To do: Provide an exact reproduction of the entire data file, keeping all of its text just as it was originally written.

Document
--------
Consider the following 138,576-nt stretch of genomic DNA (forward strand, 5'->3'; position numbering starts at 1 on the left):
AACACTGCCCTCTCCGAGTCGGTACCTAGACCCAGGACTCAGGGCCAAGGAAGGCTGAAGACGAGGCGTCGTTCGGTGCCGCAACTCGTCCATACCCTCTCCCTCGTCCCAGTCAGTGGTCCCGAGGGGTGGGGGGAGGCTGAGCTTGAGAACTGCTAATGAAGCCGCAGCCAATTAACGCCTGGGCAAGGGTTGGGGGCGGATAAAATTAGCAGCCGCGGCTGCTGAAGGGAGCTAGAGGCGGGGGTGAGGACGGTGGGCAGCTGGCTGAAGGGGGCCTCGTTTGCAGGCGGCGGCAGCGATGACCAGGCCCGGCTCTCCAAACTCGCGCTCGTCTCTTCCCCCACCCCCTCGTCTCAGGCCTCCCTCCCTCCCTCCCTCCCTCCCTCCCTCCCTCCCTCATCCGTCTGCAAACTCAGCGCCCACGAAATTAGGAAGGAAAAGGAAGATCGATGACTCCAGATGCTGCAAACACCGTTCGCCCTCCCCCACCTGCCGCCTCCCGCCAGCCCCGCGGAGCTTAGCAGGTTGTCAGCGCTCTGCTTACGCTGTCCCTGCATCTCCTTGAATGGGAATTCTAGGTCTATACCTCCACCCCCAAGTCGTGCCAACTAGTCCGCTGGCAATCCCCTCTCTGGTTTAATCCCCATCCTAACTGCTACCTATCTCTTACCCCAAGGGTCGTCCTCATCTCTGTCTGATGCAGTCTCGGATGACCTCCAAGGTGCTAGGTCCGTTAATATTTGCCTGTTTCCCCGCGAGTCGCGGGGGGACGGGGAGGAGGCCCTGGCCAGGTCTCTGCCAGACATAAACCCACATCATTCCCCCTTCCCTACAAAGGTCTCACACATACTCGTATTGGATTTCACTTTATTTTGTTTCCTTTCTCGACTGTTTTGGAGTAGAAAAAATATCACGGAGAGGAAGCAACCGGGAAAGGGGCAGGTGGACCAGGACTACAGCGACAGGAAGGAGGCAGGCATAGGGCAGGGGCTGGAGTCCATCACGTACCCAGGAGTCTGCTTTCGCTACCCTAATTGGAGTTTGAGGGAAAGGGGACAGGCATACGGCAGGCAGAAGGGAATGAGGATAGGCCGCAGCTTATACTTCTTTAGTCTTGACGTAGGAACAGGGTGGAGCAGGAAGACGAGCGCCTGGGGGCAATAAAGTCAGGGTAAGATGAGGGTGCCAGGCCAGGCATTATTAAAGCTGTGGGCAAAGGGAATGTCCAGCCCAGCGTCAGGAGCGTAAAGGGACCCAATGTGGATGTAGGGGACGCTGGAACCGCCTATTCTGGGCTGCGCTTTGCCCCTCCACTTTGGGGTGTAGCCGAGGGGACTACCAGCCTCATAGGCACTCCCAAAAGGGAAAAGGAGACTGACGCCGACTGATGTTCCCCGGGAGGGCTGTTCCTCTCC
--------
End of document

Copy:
Consider the following 138,576-nt stretch of genomic DNA (forward strand, 5'->3'; position numbering starts at 1 on the left):
AACACTGCCCTCTCCGAGTCGGTACCTAGACCCAGGACTCAGGGCCAAGGAAGGCTGAAGACGAGGCGTCGTTCGGTGCCGCAACTCGTCCATACCCTCTCCCTCGTCCCAGTCAGTGGTCCCGAGGGGTGGGGGGAGGCTGAGCTTGAGAACTGCTAATGAAGCCGCAGCCAATTAACGCCTGGGCAAGGGTTGGGGGCGGATAAAATTAGCAGCCGCGGCTGCTGAAGGGAGCTAGAGGCGGGGGTGAGGACGGTGGGCAGCTGGCTGAAGGGGGCCTCGTTTGCAGGCGGCGGCAGCGATGACCAGGCCCGGCTCTCCAAACTCGCGCTCGTCTCTTCCCCCACCCCCTCGTCTCAGGCCTCCCTCCCTCCCTCCCTCCCTCCCTCCCTCCCTCCCTCATCCGTCTGCAAACTCAGCGCCCACGAAATTAGGAAGGAAAAGGAAGATCGATGACTCCAGATGCTGCAAACACCGTTCGCCCTCCCCCACCTGCCGCCTCCCGCCAGCCCCGCGGAGCTTAGCAGGTTGTCAGCGCTCTGCTTACGCTGTCCCTGCATCTCCTTGAATGGGAATTCTAGGTCTATACCTCCACCCCCAAGTCGTGCCAACTAGTCCGCTGGCAATCCCCTCTCTGGTTTAATCCCCATCCTAACTGCTACCTATCTCTTACCCCAAGGGTCGTCCTCATCTCTGTCTGATGCAGTCTCGGATGACCTCCAAGGTGCTAGGTCCGTTAATATTTGCCTGTTTCCCCGCGAGTCGCGGGGGGACGGGGAGGAGGCCCTGGCCAGGTCTCTGCCAGACATAAACCCACATCATTCCCCCTTCCCTACAAAGGTCTCACACATACTCGTATTGGATTTCACTTTATTTTGTTTCCTTTCTCGACTGTTTTGGAGTAGAAAAAATATCACGGAGAGGAAGCAACCGGGAAAGGGGCAGGTGGACCAGGACTACAGCGACAGGAAGGAGGCAGGCATAGGGCAGGGGCTGGAGTCCATCACGTACCCAGGAGTCTGCTTTCGCTACCCTAATTGGAGTTTGAGGGAAAGGGGACAGGCATACGGCAGGCAGAAGGGAATGAGGATAGGCCGCAGCTTATACTTCTTTAGTCTTGACGTAGGAACAGGGTGGAGCAGGAAGACGAGCGCCTGGGGGCAATAAAGTCAGGGTAAGATGAGGGTGCCAGGCCAGGCATTATTAAAGCTGTGGGCAAAGGGAATGTCCAGCCCAGCGTCAGGAGCGTAAAGGGACCCAATGTGGATGTAGGGGACGCTGGAACCGCCTATTCTGGGCTGCGCTTTGCCCCTCCACTTTGGGGTGTAGCCGAGGGGACTACCAGCCTCATAGGCACTCCCAAAAGGGAAAAGGAGACTGACGCCGACTGATGTTCCCCGGGAGGGCTGTTCCTCTCC